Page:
MIT students love to solve puzzles. The annual Mystery Hunt, the careful execution of hacks, the uncountable research questions being tackled on campus at any given time: puzzles are an inextricable part of our culture.
Grief, however, refuses to resolve into a neatly packaged puzzle. It cannot be tackled with patience and a clever strategy. And so with the loss of MIT Police officer Sean Collier, our community had to simply settle down to the business of wallowing, processing, and accepting.
As hundreds left flowers, flags, and chalk messages near the site where he was killed, the need for a permanent memorial became evident. A memorial committee was formed with faculty, administrators, MIT Police officers, and a few of the many students who counted Sean as a friend.
When the committee first met, we were still grappling with his absence, and all we had were questions. Could we build an appropriately somber memorial and still convey optimism? What memorial would be true to Sean as his friends and family knew him, and still resonate with the MIT community generations from now?
At first, remembering Sean just meant missing him. But now it meant doing what came naturally. We had a puzzle to solve.
Our initial strategy was to ask the MIT community for ideas. We pored over every suggestion, looking for patterns. I had flashbacks to Mystery Hunts of years past. If I keep plugging away, I thought, maybe the path forward will become obvious.
Two themes emerged. Sean loved video games and learning about student research, so it was no surprise that we received many futuristic design ideas that fit the nerdy tech culture of MIT. We also got many nature-inspired submissions, reflecting Sean’s love of hiking with the MIT Outing Club. Both themes made sense, but the two suggested very different aesthetics. So, as is often the case with a tricky puzzle, our first line of attack led to yet another riddle. Can you have a design that is simultaneously sleek and outdoorsy? Something that makes you think “science fiction” but also “camping”?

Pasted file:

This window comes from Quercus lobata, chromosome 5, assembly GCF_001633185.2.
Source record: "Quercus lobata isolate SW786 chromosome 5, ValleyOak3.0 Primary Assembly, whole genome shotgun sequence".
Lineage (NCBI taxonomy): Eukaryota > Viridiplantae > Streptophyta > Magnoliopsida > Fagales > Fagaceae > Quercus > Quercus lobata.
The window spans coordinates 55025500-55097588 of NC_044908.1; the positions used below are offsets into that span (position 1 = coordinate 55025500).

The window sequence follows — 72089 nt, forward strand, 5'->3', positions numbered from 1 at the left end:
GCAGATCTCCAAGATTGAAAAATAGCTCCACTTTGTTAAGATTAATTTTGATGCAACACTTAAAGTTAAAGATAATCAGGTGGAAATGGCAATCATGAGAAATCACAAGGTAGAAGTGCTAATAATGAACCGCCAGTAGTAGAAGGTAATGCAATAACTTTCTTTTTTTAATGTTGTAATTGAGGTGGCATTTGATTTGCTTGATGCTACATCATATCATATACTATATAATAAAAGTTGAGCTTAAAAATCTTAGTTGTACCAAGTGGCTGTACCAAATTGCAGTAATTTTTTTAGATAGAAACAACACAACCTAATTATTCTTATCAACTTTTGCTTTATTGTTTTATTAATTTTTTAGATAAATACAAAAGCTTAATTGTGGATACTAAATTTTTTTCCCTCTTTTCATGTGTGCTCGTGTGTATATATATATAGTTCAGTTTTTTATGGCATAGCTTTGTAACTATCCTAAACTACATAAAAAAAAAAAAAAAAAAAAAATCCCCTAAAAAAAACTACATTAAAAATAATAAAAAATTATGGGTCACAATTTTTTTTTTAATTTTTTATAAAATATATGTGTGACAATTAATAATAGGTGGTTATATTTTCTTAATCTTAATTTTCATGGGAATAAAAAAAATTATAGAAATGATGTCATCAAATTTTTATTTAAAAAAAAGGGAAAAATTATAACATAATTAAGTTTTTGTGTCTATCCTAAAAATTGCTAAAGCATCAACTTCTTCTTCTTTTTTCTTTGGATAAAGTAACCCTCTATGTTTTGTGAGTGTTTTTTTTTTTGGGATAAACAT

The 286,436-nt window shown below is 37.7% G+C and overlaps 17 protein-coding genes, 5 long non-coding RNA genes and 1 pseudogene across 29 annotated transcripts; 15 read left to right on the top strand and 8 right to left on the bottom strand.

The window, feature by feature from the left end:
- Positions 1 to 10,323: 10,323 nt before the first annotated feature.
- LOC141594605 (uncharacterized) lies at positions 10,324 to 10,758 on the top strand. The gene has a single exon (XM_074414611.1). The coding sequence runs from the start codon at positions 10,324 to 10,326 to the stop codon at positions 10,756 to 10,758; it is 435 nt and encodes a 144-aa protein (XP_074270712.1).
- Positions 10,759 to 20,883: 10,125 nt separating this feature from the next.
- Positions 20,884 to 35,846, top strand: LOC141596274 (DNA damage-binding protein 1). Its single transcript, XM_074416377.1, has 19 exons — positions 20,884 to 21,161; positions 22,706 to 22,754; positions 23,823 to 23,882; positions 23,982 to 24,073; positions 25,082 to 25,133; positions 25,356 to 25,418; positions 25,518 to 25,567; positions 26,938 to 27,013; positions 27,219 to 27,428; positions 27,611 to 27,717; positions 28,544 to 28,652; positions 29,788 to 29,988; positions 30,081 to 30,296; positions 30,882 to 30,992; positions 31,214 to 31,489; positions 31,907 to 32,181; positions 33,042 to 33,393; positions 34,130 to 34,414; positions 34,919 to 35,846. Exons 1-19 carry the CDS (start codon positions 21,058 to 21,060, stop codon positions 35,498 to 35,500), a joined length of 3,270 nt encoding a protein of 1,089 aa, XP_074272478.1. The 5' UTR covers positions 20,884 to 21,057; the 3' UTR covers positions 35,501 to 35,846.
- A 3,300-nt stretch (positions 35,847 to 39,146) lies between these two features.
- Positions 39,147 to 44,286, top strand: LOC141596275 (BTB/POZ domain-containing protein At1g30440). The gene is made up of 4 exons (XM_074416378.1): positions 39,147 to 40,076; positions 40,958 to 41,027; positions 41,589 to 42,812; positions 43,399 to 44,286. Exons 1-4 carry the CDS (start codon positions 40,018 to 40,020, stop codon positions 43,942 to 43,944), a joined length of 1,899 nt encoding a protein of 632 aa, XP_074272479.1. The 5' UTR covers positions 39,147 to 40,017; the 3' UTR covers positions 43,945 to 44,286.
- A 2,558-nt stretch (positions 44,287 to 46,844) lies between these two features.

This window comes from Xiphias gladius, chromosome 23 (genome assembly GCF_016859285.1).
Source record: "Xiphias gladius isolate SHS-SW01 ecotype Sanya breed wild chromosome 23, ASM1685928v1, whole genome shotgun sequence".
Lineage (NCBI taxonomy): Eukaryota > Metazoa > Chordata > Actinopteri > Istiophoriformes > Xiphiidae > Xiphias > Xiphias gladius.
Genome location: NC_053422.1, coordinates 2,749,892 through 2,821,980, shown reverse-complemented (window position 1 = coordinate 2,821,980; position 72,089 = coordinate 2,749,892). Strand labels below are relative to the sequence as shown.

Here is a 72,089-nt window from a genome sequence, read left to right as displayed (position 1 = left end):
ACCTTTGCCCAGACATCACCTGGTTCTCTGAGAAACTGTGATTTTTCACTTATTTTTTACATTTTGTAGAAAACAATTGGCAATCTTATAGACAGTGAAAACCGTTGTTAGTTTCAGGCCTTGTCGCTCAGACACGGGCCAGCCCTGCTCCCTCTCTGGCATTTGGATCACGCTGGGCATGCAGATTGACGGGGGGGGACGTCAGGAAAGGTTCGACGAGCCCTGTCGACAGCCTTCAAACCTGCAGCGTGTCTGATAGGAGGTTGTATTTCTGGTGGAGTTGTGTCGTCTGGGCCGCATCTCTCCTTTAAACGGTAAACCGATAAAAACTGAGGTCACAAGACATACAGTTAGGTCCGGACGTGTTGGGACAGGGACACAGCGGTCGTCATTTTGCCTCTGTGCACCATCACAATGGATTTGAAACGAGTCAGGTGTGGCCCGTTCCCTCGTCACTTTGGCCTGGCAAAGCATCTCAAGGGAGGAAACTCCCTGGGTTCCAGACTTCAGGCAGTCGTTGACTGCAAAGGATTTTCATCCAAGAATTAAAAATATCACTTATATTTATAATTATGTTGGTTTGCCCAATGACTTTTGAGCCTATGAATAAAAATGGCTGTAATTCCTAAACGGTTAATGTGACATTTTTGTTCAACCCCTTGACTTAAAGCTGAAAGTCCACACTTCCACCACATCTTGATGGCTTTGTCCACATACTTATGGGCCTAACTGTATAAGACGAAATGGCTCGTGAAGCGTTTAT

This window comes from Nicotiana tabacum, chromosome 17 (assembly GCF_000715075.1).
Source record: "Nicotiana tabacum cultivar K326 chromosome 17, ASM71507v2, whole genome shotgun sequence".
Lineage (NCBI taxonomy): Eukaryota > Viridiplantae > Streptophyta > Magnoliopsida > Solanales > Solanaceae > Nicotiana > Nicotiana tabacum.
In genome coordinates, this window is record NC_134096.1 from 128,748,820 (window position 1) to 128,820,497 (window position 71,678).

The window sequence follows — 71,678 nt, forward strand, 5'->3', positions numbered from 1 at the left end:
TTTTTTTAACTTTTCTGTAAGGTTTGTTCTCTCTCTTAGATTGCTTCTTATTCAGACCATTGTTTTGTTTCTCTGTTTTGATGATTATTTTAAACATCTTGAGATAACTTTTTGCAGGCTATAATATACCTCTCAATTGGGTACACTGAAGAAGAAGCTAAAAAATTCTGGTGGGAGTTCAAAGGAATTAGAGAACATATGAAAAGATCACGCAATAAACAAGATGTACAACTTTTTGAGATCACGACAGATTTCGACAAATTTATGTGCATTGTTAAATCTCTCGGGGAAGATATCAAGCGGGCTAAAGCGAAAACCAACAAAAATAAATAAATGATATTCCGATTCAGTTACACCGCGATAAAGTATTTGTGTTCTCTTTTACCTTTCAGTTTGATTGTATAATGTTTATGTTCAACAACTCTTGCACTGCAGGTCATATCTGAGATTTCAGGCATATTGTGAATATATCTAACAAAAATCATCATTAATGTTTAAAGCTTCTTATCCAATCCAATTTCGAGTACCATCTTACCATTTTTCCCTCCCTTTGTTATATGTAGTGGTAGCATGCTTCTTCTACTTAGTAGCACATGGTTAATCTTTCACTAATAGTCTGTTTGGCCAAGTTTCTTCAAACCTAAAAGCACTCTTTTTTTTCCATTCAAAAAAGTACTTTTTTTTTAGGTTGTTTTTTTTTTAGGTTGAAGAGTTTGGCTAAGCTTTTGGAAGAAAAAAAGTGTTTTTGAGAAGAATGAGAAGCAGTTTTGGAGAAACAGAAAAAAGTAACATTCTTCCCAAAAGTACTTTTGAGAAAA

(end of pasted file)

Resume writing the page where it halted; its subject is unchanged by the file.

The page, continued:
We brought these questions to Professor Meejin Yoon, our unanimous choice to serve as lead architect. The massive natural stones in her final design evoked the mountains, while abstract shapes and sleek curves placed the structure firmly in the forward-looking present. The design reminded me of grieving itself: at times, it looked heavy and impenetrable, but shift just a little bit and sunlight rushed in.
With Sean’s brother Rob (who led the construction team), Professor John Ochsendorf (who worked on the stone mechanics), and the project team, we added details that turned the memorial into a puzzle for visitors to solve. The bumps installed to discourage skateboarders spell “179,” Sean’s MIT badge number, in Braille. The only closed-off arm of the memorial is aligned with the location of Sean’s cruiser on the night of April 18, 2013. The lights embedded in the ground echo the constellations above him at the moment he died.
The construction of the memorial was its own challenge. In a made-at-MIT marriage of ancient engineering tradition with modern computational techniques, the five-armed arch was to be a true arch, supported only by the forces of the stones against each other. This required Meejin and John’s teams to work overtime, double-checking calculations and recalibrating plans. Meanwhile, Rob’s team faced three blizzards and a fast-approaching deadline, necessitating strategic use of tents, shovels, and the occasional clear-weather day.
Sometimes, it was suggested that we change our plans to make the memorial easier to build. Add supporting steel cables inside the stones instead of endlessly calculating the precise geometries required to achieve the perfect arch. Forget the ambitious deadline, ride out the blizzards, and start again in the spring. Use a cheat code. Change the constraints. Make it easier.
Each time, the project team refused. A completed memorial was our end goal, but we were inspired by the process of building it, with teamwork and cleverness and committed passion for the work. We built the memorial because we needed to remember Sean. But solving the puzzle for him—that was all love.
Sara Ferry ’11, a grad student in nuclear science and engineering, served on the memorial committee organized to honor Officer Sean Collier, who was killed at MIT by the Boston Marathon bombers.
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